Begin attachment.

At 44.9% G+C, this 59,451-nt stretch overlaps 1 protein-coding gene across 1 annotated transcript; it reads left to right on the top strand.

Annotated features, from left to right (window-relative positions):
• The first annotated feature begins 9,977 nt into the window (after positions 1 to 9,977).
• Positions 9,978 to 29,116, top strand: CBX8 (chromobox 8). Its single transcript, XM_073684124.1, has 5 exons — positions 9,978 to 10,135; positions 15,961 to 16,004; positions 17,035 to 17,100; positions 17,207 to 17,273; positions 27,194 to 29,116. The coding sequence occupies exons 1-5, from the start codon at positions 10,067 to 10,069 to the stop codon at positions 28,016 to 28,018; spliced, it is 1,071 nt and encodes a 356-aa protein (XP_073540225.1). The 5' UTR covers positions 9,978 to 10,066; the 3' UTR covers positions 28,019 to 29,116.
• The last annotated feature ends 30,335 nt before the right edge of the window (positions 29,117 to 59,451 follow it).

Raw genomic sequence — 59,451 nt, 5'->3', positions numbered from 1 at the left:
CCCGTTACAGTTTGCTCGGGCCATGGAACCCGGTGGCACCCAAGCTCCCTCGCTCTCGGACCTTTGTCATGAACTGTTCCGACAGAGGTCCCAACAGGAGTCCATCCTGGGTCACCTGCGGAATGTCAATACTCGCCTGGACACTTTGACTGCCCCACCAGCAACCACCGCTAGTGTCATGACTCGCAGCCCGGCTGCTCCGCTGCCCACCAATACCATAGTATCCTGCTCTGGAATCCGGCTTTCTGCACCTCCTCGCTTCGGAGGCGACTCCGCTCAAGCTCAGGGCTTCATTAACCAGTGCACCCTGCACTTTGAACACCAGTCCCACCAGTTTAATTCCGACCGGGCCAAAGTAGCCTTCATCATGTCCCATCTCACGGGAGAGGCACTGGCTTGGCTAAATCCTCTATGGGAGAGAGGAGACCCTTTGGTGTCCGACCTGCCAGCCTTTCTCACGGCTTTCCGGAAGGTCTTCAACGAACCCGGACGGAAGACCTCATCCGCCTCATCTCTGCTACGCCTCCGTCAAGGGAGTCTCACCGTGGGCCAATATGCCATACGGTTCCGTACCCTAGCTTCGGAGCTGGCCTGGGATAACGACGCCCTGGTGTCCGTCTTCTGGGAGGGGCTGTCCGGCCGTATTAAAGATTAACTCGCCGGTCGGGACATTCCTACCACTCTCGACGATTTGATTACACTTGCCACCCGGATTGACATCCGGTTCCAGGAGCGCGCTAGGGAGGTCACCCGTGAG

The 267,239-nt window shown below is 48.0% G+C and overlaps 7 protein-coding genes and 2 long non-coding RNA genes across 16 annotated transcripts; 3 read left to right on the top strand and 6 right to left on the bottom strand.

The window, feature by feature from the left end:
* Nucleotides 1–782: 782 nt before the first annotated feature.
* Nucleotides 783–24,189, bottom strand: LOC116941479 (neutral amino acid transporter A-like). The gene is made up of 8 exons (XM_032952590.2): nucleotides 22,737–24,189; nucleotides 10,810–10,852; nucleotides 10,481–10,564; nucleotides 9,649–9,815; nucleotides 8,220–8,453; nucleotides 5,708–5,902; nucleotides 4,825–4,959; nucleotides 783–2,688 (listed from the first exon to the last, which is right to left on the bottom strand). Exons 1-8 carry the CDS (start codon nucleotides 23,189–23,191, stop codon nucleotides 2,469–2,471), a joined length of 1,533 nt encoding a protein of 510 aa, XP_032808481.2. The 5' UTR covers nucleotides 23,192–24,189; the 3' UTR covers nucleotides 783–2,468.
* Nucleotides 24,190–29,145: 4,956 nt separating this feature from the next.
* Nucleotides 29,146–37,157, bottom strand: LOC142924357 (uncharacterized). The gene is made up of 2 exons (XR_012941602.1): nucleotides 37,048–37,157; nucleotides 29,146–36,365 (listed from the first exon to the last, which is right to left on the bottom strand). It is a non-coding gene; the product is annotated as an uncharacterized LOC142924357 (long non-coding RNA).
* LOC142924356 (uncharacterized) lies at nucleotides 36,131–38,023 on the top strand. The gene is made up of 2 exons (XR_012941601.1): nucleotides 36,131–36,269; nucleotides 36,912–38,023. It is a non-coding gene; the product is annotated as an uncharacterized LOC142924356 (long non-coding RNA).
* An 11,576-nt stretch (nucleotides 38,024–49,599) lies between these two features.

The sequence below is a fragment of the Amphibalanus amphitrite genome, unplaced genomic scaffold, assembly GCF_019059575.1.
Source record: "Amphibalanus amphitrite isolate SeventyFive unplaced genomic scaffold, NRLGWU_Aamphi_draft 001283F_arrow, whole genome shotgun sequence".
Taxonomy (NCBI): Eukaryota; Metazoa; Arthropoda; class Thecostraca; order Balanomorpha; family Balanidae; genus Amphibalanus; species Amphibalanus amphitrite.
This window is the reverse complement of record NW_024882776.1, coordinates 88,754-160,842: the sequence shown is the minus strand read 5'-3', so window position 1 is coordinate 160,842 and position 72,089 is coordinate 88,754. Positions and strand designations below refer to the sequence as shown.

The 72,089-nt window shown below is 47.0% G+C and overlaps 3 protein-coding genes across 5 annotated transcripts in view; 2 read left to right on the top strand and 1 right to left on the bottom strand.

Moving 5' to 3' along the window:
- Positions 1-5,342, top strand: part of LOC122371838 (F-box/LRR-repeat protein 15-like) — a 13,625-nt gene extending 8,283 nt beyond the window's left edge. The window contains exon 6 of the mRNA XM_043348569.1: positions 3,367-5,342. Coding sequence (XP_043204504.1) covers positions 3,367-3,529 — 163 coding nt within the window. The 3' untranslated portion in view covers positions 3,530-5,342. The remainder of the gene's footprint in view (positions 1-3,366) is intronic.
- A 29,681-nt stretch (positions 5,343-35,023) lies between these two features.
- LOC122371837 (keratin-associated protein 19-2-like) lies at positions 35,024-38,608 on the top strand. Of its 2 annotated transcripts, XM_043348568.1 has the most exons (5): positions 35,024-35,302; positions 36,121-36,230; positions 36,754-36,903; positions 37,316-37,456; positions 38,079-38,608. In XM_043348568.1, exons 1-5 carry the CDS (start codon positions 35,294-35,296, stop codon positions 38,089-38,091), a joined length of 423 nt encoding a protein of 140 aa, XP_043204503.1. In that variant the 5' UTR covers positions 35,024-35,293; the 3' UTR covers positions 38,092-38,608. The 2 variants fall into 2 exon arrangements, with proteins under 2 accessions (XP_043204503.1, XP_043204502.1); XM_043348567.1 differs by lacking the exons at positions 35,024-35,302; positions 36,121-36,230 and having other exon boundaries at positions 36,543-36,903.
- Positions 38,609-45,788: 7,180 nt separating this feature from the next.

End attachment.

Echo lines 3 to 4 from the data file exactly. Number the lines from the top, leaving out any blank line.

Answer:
• The first annotated feature begins 9,977 nt into the window (after positions 1 to 9,977).
• Positions 9,978 to 29,116, top strand: CBX8 (chromobox 8). Its single transcript, XM_073684124.1, has 5 exons — positions 9,978 to 10,135; positions 15,961 to 16,004; positions 17,035 to 17,100; positions 17,207 to 17,273; positions 27,194 to 29,116. The coding sequence occupies exons 1-5, from the start codon at positions 10,067 to 10,069 to the stop codon at positions 28,016 to 28,018; spliced, it is 1,071 nt and encodes a 356-aa protein (XP_073540225.1). The 5' UTR covers positions 9,978 to 10,066; the 3' UTR covers positions 28,019 to 29,116.